The Punta House is located on an open lot, alongside a reservoir, in the countryside close to the city of Punta Del Leste, in Uruguay. From the get-go, the location of the residence on this open country wasteland imposed the challenge of creating private spaces and, to some degree, protected visually and climactically. The solution adopted, from the outset, was a one-level house which, on one side looked out to the waters of the reservoir; and, on the other, to an internal patio demarcated by stone walls, which end up defining all of the spaces of the house.

Punta House, Punta del Este, Uruguay, by Marcio Kogan, Suzana Glogowski, for Studio mk27, Photography by Reinaldo Coser, via: Arch Daily

House I by Yoshichika Takagi

Situated in the midst of a parking lot, the residence features layers of pierced facades that slowly unveil the main structure and life within it. Thick wall circumscribe areas of the dwelling producing porous areas between interior and exterior, public and private. Designed to shelter but not visually enclose internal environments, the residence includes overlapping volumes that form sheltered courtyards and passageways that open inwards.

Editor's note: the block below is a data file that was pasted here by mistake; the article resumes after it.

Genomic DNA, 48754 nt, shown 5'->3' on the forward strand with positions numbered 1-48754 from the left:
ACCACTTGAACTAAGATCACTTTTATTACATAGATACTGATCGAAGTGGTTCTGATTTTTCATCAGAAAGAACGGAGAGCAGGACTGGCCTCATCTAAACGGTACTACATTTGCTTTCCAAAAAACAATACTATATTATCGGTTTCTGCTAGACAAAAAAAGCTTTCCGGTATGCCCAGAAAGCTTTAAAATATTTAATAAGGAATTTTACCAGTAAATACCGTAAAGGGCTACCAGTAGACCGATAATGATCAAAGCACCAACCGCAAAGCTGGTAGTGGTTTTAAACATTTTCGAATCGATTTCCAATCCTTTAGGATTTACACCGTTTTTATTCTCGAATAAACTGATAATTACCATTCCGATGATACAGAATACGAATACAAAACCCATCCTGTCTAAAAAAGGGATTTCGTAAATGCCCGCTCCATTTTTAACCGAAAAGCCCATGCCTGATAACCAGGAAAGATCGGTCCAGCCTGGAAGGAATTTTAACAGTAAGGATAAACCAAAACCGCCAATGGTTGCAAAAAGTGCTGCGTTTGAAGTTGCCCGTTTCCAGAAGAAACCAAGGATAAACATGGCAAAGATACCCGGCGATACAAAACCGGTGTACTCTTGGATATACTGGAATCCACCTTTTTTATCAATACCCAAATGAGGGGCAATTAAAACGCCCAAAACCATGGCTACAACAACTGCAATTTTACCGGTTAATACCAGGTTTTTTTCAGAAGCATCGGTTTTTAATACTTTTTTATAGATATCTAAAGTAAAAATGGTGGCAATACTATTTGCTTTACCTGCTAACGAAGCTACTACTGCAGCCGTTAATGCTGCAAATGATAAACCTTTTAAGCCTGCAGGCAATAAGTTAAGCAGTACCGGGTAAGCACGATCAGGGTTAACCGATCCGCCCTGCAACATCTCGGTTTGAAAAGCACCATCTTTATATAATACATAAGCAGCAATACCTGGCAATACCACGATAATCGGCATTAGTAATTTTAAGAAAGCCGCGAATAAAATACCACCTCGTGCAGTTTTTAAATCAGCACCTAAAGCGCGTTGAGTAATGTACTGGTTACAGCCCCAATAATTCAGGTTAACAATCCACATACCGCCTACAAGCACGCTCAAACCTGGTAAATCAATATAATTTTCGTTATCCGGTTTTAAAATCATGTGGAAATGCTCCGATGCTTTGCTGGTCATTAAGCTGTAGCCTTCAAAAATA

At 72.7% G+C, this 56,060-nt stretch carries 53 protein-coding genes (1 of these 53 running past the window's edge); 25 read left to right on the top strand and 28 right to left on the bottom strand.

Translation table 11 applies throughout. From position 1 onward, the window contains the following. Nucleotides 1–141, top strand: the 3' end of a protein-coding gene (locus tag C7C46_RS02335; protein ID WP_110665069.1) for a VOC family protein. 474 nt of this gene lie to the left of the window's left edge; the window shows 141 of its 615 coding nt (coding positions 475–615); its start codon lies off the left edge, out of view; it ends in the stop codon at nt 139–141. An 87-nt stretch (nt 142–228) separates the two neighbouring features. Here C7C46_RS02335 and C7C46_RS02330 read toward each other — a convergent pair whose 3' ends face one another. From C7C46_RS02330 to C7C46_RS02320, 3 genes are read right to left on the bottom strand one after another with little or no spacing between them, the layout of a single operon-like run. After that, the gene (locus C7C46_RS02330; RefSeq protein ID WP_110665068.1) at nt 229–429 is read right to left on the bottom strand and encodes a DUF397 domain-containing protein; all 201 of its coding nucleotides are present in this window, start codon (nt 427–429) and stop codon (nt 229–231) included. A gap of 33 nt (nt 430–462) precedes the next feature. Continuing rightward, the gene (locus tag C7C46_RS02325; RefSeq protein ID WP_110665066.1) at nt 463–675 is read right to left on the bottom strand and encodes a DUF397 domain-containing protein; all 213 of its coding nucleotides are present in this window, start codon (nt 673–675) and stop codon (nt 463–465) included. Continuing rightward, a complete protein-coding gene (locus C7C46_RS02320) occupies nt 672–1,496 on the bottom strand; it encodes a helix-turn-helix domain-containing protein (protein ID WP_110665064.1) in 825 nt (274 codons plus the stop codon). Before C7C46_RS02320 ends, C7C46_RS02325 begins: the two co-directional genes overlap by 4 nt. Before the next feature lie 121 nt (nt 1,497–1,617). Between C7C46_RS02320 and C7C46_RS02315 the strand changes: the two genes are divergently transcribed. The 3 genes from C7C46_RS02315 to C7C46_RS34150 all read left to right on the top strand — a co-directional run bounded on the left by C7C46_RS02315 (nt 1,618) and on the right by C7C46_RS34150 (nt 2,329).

A series of white boxes, each unique in height and program are grouped together, creating a structure with intricate depth and illusion of space. inside, rooms continuously unfold and expand, creating an open and vertically integrated living environment. Platforms, bridges and small cubic forms interrupt the vast interior volume, adding a layer of complexity to the otherwise minimal space.

House I, Akita, Japan by Yoshichika Takagi, via: designboom

Düsseldorf by Atelier d’Architecture Bruno Erpicum and Partners

Home of a couple with a passion for architecture who were keen to make one of Düsseldorf’s rare ruins their own. The reconversion was closely overseen by the administrative authorities, since this old factory in the city centre miraculously avoided damage during the many bombings of World War II. Across from the coachman’s passageway are some garages that stand in front of the entrance court. The court is dotted with screens that flank the entrance and seclude off the “day patio”. The history of the city is reflected in the glass panels, reminding you of the building’s heritage. A facade made entirely of glass stands completely independently of the old structures, showing off their immense scale. The building is now protected against the elements and complies with energy performance requirements. The study opens boldly onto the garage and gym. The gloss painted furniture designed by architect Bruno Erpicum reflects the structural elements. A vast white space devoid of any accessories houses the sleeping accommodation in the conversion; the rotating door appears to be floating in the air. An enormous living room is arranged between the pilasters that are displayed with pride.

Düsseldorf, Germany, by Atelier d’Architecture Bruno Erpicum & Partners, Photography by Jean-Luc Laloux